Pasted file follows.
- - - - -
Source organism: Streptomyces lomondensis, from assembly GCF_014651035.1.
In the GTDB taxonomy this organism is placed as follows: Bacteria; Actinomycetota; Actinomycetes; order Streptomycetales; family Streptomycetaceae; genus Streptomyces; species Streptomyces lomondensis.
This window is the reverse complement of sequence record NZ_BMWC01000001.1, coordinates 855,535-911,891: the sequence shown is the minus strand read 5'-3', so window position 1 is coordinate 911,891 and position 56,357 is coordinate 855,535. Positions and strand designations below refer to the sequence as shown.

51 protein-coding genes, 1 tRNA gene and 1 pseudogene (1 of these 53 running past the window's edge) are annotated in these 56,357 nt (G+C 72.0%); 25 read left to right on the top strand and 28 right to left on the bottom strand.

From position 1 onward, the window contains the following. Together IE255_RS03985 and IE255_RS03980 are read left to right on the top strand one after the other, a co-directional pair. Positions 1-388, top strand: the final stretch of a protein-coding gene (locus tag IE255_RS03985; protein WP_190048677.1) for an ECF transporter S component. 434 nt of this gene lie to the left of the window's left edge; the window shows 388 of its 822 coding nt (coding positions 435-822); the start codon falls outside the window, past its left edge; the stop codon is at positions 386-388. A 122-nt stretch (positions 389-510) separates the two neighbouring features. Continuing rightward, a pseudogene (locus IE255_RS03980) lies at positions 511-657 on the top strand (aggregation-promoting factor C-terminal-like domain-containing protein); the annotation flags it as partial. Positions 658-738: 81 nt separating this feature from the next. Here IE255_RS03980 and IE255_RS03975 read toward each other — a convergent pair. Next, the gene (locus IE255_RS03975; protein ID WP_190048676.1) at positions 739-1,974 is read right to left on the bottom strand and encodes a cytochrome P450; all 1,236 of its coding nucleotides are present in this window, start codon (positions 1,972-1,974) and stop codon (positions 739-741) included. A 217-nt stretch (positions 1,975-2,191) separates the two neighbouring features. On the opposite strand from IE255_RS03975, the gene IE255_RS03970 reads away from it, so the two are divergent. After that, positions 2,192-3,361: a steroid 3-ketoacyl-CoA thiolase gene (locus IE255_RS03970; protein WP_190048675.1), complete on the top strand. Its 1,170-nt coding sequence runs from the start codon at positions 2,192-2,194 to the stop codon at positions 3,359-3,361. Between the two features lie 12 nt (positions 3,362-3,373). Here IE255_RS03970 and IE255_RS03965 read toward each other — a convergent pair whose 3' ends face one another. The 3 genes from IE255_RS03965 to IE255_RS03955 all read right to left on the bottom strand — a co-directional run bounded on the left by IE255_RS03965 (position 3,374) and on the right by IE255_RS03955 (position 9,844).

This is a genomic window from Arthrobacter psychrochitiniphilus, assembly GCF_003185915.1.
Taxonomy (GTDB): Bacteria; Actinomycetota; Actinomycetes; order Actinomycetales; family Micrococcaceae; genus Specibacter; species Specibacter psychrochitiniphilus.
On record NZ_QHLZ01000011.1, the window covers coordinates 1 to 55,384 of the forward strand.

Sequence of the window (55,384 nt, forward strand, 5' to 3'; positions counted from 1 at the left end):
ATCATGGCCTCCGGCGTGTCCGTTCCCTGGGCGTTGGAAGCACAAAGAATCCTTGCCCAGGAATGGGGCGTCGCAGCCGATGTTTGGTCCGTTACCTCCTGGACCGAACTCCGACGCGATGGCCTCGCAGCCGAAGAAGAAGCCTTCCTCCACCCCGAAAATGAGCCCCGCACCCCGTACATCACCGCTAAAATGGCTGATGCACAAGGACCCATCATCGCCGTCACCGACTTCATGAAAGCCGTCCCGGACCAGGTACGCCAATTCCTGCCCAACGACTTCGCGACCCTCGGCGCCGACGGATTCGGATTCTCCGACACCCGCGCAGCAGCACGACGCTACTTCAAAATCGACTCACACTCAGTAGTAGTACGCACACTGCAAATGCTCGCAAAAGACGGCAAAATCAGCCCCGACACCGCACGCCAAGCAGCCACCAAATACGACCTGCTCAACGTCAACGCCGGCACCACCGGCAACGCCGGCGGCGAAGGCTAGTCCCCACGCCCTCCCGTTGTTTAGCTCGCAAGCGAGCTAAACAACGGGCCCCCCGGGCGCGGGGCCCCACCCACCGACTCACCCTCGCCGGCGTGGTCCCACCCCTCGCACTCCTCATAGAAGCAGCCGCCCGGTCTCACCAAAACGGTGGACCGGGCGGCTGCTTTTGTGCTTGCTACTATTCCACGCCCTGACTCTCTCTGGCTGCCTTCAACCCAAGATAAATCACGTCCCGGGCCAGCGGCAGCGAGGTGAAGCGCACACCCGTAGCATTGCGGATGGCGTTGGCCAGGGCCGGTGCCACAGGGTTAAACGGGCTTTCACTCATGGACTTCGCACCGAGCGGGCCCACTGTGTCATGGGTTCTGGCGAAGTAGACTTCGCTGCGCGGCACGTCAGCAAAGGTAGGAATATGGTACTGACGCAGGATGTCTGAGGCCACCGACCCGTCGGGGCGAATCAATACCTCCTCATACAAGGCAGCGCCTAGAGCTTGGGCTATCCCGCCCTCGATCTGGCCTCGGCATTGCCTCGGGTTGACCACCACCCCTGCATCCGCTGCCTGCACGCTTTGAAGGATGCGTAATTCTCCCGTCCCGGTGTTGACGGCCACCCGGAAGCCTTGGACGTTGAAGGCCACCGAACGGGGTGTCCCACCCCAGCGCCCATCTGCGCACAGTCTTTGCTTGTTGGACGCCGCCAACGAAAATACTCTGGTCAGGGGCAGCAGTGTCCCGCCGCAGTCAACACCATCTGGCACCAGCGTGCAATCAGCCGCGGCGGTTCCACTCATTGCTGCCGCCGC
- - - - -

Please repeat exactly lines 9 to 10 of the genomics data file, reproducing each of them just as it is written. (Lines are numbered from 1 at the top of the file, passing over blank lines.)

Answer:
Sequence of the window (55,384 nt, forward strand, 5' to 3'; positions counted from 1 at the left end):
ATCATGGCCTCCGGCGTGTCCGTTCCCTGGGCGTTGGAAGCACAAAGAATCCTTGCCCAGGAATGGGGCGTCGCAGCCGATGTTTGGTCCGTTACCTCCTGGACCGAACTCCGACGCGATGGCCTCGCAGCCGAAGAAGAAGCCTTCCTCCACCCCGAAAATGAGCCCCGCACCCCGTACATCACCGCTAAAATGGCTGATGCACAAGGACCCATCATCGCCGTCACCGACTTCATGAAAGCCGTCCCGGACCAGGTACGCCAATTCCTGCCCAACGACTTCGCGACCCTCGGCGCCGACGGATTCGGATTCTCCGACACCCGCGCAGCAGCACGACGCTACTTCAAAATCGACTCACACTCAGTAGTAGTACGCACACTGCAAATGCTCGCAAAAGACGGCAAAATCAGCCCCGACACCGCACGCCAAGCAGCCACCAAATACGACCTGCTCAACGTCAACGCCGGCACCACCGGCAACGCCGGCGGCGAAGGCTAGTCCCCACGCCCTCCCGTTGTTTAGCTCGCAAGCGAGCTAAACAACGGGCCCCCCGGGCGCGGGGCCCCACCCACCGACTCACCCTCGCCGGCGTGGTCCCACCCCTCGCACTCCTCATAGAAGCAGCCGCCCGGTCTCACCAAAACGGTGGACCGGGCGGCTGCTTTTGTGCTTGCTACTATTCCACGCCCTGACTCTCTCTGGCTGCCTTCAACCCAAGATAAATCACGTCCCGGGCCAGCGGCAGCGAGGTGAAGCGCACACCCGTAGCATTGCGGATGGCGTTGGCCAGGGCCGGTGCCACAGGGTTAAACGGGCTTTCACTCATGGACTTCGCACCGAGCGGGCCCACTGTGTCATGGGTTCTGGCGAAGTAGACTTCGCTGCGCGGCACGTCAGCAAAGGTAGGAATATGGTACTGACGCAGGATGTCTGAGGCCACCGACCCGTCGGGGCGAATCAATACCTCCTCATACAAGGCAGCGCCTAGAGCTTGGGCTATCCCGCCCTCGATCTGGCCTCGGCATTGCCTCGGGTTGACCACCACCCCTGCATCCGCTGCCTGCACGCTTTGAAGGATGCGTAATTCTCCCGTCCCGGTGTTGACGGCCACCCGGAAGCCTTGGACGTTGAAGGCCACCGAACGGGGTGTCCCACCCCAGCGCCCATCTGCGCACAGTCTTTGCTTGTTGGACGCCGCCAACGAAAATACTCTGGTCAGGGGCAGCAGTGTCCCGCCGCAGTCAACACCATCTGGCACCAGCGTGCAATCAGCCGCGGCGGTTCCACTCATTGCTGCCGCCGC